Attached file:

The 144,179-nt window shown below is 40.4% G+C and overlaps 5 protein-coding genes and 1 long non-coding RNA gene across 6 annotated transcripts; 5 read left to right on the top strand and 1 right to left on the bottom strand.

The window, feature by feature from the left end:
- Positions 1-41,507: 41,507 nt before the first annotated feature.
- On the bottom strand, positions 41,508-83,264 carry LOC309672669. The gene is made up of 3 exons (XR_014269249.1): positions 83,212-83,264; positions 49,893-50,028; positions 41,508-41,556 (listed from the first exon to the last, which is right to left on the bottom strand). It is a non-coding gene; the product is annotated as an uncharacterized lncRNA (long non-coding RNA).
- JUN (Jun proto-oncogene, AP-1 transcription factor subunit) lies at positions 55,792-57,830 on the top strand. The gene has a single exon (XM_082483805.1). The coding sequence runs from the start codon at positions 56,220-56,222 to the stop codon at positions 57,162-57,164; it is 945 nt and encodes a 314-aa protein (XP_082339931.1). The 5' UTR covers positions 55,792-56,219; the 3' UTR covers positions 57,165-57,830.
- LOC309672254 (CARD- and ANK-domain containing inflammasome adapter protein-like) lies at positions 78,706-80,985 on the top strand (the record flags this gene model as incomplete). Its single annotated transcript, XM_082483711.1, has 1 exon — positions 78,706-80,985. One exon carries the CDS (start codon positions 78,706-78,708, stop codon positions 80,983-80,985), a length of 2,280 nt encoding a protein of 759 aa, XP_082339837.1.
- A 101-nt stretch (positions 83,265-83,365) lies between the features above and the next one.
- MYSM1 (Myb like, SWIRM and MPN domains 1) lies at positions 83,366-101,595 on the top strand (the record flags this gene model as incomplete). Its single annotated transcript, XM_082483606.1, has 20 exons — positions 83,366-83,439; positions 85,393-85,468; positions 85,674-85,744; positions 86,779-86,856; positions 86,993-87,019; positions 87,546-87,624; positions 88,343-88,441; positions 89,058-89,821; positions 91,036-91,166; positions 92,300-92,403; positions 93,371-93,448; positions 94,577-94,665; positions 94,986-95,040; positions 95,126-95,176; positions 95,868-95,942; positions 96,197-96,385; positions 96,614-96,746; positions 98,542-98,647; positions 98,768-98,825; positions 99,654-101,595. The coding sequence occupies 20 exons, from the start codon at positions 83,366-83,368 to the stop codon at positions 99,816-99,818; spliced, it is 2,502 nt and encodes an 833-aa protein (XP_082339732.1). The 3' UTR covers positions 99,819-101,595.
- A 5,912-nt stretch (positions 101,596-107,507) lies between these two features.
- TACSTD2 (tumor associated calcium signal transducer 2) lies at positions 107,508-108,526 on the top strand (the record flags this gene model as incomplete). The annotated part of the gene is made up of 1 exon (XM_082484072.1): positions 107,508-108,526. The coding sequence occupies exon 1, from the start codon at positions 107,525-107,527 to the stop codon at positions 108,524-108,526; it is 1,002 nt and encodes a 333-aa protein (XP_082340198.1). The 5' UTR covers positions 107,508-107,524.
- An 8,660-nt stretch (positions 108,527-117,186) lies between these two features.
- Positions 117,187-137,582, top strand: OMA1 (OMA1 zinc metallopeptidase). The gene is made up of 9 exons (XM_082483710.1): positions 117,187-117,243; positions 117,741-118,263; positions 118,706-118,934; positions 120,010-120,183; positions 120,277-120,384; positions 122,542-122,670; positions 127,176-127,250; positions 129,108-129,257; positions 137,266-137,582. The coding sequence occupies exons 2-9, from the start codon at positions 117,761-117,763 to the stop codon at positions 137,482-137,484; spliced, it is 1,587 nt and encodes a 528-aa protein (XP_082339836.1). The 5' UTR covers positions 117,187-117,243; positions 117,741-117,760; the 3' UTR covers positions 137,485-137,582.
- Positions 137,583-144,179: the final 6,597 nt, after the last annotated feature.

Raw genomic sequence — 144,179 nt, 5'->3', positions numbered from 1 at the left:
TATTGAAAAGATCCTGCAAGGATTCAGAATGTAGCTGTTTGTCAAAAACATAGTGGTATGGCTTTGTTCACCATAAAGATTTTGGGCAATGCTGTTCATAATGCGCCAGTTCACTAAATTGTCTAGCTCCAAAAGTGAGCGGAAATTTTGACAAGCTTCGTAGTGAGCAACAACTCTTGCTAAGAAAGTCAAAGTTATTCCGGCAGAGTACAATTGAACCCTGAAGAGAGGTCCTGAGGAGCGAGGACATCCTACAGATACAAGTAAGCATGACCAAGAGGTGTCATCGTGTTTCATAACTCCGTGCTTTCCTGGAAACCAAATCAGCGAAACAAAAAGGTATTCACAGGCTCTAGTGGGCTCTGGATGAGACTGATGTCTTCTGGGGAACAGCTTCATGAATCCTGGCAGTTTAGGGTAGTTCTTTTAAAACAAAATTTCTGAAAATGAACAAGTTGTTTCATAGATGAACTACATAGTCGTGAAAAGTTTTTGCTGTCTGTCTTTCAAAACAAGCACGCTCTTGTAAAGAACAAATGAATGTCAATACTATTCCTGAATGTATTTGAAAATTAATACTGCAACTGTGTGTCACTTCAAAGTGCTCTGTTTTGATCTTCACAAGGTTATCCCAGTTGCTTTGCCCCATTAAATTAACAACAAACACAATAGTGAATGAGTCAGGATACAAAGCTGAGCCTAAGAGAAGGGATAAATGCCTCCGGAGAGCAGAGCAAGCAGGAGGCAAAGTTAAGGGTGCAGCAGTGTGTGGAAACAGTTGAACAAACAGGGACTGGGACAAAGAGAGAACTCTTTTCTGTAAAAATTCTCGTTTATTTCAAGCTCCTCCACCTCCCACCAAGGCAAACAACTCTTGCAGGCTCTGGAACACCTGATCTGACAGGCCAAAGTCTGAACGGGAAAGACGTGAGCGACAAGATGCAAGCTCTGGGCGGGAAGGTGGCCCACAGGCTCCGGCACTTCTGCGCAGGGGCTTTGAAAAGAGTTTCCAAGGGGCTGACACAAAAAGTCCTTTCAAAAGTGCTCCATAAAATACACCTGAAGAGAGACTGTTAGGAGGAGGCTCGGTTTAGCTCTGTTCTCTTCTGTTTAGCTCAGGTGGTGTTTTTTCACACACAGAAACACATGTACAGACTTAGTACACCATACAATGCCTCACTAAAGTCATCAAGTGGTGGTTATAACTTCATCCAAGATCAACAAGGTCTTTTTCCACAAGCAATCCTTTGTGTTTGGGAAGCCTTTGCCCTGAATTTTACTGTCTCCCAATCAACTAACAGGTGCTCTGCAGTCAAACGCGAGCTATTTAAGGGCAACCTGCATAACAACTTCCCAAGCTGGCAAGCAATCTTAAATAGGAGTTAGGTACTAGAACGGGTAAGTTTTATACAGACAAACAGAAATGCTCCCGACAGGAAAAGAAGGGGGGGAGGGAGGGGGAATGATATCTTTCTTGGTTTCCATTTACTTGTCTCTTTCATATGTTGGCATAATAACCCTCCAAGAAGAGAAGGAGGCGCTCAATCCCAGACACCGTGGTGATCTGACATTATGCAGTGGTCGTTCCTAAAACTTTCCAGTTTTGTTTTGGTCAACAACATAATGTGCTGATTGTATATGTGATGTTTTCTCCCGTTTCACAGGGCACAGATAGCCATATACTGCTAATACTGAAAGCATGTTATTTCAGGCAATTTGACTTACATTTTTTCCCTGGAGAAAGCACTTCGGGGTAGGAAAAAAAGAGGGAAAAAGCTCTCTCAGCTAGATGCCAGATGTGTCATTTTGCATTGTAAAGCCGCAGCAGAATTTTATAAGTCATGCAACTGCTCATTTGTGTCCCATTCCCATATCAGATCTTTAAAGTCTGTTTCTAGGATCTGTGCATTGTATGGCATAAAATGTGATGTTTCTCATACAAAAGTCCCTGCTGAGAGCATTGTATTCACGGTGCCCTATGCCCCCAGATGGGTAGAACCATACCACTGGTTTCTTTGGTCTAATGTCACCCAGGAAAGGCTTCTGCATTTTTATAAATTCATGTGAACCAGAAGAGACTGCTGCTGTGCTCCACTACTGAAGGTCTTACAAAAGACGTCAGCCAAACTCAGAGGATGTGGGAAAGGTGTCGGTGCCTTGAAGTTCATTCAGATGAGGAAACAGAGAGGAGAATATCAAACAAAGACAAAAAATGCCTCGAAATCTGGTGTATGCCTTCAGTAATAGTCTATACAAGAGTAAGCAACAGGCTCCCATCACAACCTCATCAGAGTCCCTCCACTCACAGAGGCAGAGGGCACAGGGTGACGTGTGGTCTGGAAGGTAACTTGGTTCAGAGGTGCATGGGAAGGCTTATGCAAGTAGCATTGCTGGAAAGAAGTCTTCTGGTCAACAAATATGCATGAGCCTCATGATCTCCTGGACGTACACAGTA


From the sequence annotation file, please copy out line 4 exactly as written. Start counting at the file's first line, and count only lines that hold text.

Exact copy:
- On the bottom strand, positions 41,508-83,264 carry LOC309672669. The gene is made up of 3 exons (XR_014269249.1): positions 83,212-83,264; positions 49,893-50,028; positions 41,508-41,556 (listed from the first exon to the last, which is right to left on the bottom strand). It is a non-coding gene; the product is annotated as an uncharacterized lncRNA (long non-coding RNA).